He killed a dog!

I’m shocked. Horrified. I’m reading Preston and Child’s BLOODLESS, because my blog friend Mae Clair made it sound so good in the review on her blog. If you’ve never read one of her reviews, you’re missing something. But beware! Your TBR file will grow even when you swear you won’t buy another book. https://maeclair.com/

I’m only at 72%, but this book is one heck of a thriller. And I’ve just learned how most of the parts come together, which involves…and I love this….the paranormal. Piecing all of the clues together has been a fun ride, but I couldn’t figure out WHAT’S killing people. Now, I have an idea. And it’s awesome.

But along the way, Savannah’s lead detective enlists the help of a tracker whose dog catches the scent they need and rips his leash away from his owner to follow the trail. From the way the pacing’s set up, the reader knows this isn’t going to end well. I’m not giving anything away here. If you read it, believe me, you’ll know. But I kept thinking, writers aren’t allowed to kill dogs or cats in mysteries. It’s one of the UNSPOKEN rules. Guess what? Rules are made to be broken. And boy, was it effective!

I’m reaching one of the high points of the book now. I’d have kept reading last night except I couldn’t keep my eyes open. A lot is happening, and I’m curious how the writers are going to bring everything together. A lot of bodies and carnage look possible. But the authors have already tossed in some great twists and turns, so who knows?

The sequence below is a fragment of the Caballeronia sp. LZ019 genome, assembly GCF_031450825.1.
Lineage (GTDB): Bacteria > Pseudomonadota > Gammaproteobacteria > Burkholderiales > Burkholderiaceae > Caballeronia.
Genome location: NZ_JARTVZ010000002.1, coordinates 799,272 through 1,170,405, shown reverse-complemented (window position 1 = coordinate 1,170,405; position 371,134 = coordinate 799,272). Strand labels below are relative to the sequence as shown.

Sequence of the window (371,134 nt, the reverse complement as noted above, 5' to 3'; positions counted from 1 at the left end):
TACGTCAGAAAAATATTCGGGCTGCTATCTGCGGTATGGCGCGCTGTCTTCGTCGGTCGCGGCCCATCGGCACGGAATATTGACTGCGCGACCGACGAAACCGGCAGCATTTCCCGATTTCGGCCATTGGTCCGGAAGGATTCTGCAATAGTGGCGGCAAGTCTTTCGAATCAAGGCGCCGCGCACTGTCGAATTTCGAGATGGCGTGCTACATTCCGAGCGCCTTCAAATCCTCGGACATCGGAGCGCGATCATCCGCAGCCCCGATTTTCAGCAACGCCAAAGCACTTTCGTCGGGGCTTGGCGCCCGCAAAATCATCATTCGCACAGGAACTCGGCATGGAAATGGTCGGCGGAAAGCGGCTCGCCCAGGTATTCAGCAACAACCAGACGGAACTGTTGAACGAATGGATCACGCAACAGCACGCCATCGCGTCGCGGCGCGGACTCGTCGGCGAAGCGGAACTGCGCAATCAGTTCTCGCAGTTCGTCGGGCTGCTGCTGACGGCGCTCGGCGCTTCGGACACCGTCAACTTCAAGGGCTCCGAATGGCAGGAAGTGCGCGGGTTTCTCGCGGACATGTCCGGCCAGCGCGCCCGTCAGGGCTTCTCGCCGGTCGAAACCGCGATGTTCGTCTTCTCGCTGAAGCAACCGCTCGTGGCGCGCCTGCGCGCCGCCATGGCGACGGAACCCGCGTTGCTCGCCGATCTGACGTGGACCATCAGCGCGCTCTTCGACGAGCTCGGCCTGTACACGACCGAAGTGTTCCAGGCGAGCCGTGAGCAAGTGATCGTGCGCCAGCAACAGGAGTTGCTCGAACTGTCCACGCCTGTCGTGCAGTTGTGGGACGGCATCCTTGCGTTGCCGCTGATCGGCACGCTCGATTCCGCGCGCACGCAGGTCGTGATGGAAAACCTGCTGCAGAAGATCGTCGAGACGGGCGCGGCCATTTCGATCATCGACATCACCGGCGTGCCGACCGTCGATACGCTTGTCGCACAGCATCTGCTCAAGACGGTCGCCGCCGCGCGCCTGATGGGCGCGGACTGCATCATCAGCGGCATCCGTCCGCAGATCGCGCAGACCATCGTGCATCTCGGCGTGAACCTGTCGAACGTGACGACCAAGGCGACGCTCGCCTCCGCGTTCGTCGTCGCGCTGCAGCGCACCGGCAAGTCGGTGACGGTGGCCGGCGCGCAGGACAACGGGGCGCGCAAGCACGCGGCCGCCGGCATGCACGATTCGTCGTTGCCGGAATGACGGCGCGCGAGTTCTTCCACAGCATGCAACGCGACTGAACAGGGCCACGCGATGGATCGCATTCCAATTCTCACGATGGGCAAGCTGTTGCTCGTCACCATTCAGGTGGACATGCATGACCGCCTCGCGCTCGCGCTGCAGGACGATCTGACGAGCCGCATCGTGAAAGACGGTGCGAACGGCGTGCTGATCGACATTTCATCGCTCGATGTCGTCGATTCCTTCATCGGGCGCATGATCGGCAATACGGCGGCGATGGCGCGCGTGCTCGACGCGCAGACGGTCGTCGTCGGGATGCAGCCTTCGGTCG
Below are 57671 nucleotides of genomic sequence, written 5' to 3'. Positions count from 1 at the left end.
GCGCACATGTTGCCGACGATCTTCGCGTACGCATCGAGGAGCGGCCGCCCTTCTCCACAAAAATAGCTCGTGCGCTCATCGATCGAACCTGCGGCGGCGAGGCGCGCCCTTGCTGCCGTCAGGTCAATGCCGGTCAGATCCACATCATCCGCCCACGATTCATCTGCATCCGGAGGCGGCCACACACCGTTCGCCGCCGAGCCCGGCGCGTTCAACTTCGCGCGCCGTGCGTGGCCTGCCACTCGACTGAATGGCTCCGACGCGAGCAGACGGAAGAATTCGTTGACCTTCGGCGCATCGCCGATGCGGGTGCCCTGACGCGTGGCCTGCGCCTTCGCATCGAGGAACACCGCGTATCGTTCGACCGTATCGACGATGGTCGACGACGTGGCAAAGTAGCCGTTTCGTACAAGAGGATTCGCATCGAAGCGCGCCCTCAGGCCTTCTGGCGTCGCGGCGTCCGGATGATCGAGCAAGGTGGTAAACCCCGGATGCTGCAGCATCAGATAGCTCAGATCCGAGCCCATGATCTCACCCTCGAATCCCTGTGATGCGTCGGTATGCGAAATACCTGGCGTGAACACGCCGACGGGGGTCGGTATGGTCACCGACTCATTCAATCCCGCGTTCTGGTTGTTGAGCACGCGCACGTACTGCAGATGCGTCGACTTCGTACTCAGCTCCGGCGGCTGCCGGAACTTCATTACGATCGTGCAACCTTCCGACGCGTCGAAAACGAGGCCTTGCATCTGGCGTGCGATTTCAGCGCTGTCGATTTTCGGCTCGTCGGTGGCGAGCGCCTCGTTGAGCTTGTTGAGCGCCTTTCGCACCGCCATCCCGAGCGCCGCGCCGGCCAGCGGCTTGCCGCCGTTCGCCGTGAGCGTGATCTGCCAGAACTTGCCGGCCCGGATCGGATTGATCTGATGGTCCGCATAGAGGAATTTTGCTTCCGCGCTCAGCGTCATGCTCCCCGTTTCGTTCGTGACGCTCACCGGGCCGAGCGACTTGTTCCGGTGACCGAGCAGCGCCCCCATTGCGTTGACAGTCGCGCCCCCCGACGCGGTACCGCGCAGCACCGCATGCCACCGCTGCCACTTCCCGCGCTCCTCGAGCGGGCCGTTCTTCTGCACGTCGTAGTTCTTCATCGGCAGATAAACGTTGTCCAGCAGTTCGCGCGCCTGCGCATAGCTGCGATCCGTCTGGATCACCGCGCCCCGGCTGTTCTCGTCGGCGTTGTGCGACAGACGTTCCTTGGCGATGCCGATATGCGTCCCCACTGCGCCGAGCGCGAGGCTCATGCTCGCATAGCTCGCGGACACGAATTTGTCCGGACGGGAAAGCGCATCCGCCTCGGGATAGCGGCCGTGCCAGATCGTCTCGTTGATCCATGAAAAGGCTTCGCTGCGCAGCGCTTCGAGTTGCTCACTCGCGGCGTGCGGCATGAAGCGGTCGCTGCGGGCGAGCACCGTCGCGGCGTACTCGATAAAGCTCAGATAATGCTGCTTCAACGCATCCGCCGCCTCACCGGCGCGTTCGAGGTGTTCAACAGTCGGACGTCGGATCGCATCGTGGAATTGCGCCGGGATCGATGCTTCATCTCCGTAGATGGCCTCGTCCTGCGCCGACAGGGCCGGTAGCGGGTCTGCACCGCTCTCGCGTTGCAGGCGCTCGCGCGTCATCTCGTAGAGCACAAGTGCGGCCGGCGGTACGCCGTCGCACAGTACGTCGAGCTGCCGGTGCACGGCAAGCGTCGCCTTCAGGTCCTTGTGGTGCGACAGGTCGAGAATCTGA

BUT…let’s face it. People can die. They usually do (in mysteries). But to kill a dog? It upped the ante of the killer. Job well done. And I hope I can stay awake long enough tonight to finish the book! Mae Clair recommended a good one!

12 thoughts on “He killed a dog!

  1. I am so glad this book has you invested. I HATE when animals get killed, but I’ve read enough thrillers to know that animals (even cats and dogs) aren’t always safe. I’ve encountered a few books (some by blogging friends) where animals were killed and I had to skim the scenes because they were so graphic.I’m thankful P&C didn’t go that route.
    And I’m so glad you are getting an introduction to Pendergast. I’m thoroughly besotted with that guy!

    Liked by 1 person

  2. Since I’m a dog/horse person, it’s painful to read/write scenes when they are distressed or injured and satisfyingly cathartic when the perpetrator gets punished for it. I don’t characterize people I know or have met, but I do bring back to life dogs and horses I’ve loved. My late Sheltie, Sandman, became Puddin in Hermione’s Reverie. I never recovered from Bambi and have difficulty opening the book to this day. My sister had to be taken out of the theater when she started sobbing. IMHO, F. Salten’s purpose for Bambi’s mother’s death was meant to give compassionate perspective to the cruelty of hunting, especially when it’s done for “sport” and not survival. The story met its objective.

    Liked by 1 person

    1. Bambi’s mother’s death stuck with me, too, but Disney always kills off mothers. Holly and I just watched Cruella and when the mother dies, we looked at each and nodded, “Yup, it’s Disney.” Of course, that works for the story, so the kid has to survive, thrive, on his own.

      Like

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